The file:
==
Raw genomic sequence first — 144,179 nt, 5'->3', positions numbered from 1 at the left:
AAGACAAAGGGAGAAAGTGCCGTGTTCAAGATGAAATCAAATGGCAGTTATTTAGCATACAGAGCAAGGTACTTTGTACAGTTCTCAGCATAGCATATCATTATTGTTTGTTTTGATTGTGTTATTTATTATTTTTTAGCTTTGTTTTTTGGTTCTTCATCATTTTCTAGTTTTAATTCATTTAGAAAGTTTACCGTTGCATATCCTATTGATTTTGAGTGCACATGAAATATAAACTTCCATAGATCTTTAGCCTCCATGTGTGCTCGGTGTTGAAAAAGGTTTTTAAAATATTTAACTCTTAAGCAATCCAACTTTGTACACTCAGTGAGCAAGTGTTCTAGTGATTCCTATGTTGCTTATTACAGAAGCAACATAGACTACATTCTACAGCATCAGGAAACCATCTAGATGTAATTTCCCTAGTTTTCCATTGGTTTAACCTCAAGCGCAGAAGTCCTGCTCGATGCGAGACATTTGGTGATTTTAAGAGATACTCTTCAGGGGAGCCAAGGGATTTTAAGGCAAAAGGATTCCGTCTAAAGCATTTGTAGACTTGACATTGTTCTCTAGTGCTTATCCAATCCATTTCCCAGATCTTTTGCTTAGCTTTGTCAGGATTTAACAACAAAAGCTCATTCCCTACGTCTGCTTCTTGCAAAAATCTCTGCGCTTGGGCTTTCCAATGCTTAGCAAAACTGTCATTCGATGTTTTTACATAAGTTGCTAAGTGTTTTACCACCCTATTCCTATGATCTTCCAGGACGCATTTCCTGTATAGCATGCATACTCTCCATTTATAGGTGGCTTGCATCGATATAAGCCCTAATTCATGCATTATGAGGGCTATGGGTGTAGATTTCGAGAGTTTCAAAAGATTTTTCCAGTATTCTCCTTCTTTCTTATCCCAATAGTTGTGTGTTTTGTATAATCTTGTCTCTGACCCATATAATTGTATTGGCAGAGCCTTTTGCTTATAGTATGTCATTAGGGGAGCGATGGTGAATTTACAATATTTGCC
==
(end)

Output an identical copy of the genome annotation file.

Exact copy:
Raw genomic sequence first — 144,179 nt, 5'->3', positions numbered from 1 at the left:
AAGACAAAGGGAGAAAGTGCCGTGTTCAAGATGAAATCAAATGGCAGTTATTTAGCATACAGAGCAAGGTACTTTGTACAGTTCTCAGCATAGCATATCATTATTGTTTGTTTTGATTGTGTTATTTATTATTTTTTAGCTTTGTTTTTTGGTTCTTCATCATTTTCTAGTTTTAATTCATTTAGAAAGTTTACCGTTGCATATCCTATTGATTTTGAGTGCACATGAAATATAAACTTCCATAGATCTTTAGCCTCCATGTGTGCTCGGTGTTGAAAAAGGTTTTTAAAATATTTAACTCTTAAGCAATCCAACTTTGTACACTCAGTGAGCAAGTGTTCTAGTGATTCCTATGTTGCTTATTACAGAAGCAACATAGACTACATTCTACAGCATCAGGAAACCATCTAGATGTAATTTCCCTAGTTTTCCATTGGTTTAACCTCAAGCGCAGAAGTCCTGCTCGATGCGAGACATTTGGTGATTTTAAGAGATACTCTTCAGGGGAGCCAAGGGATTTTAAGGCAAAAGGATTCCGTCTAAAGCATTTGTAGACTTGACATTGTTCTCTAGTGCTTATCCAATCCATTTCCCAGATCTTTTGCTTAGCTTTGTCAGGATTTAACAACAAAAGCTCATTCCCTACGTCTGCTTCTTGCAAAAATCTCTGCGCTTGGGCTTTCCAATGCTTAGCAAAACTGTCATTCGATGTTTTTACATAAGTTGCTAAGTGTTTTACCACCCTATTCCTATGATCTTCCAGGACGCATTTCCTGTATAGCATGCATACTCTCCATTTATAGGTGGCTTGCATCGATATAAGCCCTAATTCATGCATTATGAGGGCTATGGGTGTAGATTTCGAGAGTTTCAAAAGATTTTTCCAGTATTCTCCTTCTTTCTTATCCCAATAGTTGTGTGTTTTGTATAATCTTGTCTCTGACCCATATAATTGTATTGGCAGAGCCTTTTGCTTATAGTATGTCATTAGGGGAGCGATGGTGAATTTACAATATTTGCC